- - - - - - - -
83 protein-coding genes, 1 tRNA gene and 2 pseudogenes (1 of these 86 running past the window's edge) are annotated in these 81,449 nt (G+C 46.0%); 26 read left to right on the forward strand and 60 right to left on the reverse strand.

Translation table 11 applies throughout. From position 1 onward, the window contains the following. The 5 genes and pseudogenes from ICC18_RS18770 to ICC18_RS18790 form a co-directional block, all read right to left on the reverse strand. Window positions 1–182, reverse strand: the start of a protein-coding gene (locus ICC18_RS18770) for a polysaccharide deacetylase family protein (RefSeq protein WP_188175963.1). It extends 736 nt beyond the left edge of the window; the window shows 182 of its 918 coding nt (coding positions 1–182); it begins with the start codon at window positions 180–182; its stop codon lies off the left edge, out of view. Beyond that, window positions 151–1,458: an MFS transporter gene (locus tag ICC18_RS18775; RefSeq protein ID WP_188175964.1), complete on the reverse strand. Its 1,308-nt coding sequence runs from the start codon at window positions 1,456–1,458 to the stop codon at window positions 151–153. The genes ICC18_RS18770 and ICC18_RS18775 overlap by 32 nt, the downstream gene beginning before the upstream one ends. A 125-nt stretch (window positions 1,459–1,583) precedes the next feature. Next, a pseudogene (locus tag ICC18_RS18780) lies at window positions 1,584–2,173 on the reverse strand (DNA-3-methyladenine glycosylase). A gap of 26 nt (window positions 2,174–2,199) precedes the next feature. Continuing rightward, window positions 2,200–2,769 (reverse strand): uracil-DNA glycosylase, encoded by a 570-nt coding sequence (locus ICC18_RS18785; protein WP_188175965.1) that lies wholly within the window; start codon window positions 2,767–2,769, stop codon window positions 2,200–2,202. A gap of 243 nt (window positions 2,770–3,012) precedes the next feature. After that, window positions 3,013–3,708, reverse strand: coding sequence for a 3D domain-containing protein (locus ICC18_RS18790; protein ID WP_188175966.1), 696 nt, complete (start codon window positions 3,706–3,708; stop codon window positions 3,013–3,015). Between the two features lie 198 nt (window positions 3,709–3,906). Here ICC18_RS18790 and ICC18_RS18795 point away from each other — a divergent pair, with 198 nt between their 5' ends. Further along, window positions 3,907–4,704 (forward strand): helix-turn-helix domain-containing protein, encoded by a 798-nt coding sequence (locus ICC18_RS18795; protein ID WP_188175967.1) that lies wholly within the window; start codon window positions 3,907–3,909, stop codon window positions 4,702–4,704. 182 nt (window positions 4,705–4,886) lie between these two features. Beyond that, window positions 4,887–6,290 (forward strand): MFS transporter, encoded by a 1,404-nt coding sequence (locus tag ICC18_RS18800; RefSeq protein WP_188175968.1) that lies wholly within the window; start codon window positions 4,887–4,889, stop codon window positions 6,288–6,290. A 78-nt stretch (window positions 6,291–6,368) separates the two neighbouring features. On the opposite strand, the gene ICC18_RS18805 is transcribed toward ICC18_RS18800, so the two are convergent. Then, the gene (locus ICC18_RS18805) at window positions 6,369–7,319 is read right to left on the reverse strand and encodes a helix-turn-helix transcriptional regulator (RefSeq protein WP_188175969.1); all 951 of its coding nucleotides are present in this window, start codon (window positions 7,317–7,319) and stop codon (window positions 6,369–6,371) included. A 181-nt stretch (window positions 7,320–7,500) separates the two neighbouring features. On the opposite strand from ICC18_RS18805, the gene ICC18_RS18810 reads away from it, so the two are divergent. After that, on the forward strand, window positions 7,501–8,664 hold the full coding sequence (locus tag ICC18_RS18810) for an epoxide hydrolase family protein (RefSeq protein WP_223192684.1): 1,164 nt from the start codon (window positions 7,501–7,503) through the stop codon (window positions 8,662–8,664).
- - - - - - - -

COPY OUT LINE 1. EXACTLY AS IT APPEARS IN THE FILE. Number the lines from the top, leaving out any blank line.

83 protein-coding genes, 1 tRNA gene and 2 pseudogenes (1 of these 86 running past the window's edge) are annotated in these 81,449 nt (G+C 46.0%); 26 read left to right on the forward strand and 60 right to left on the reverse strand.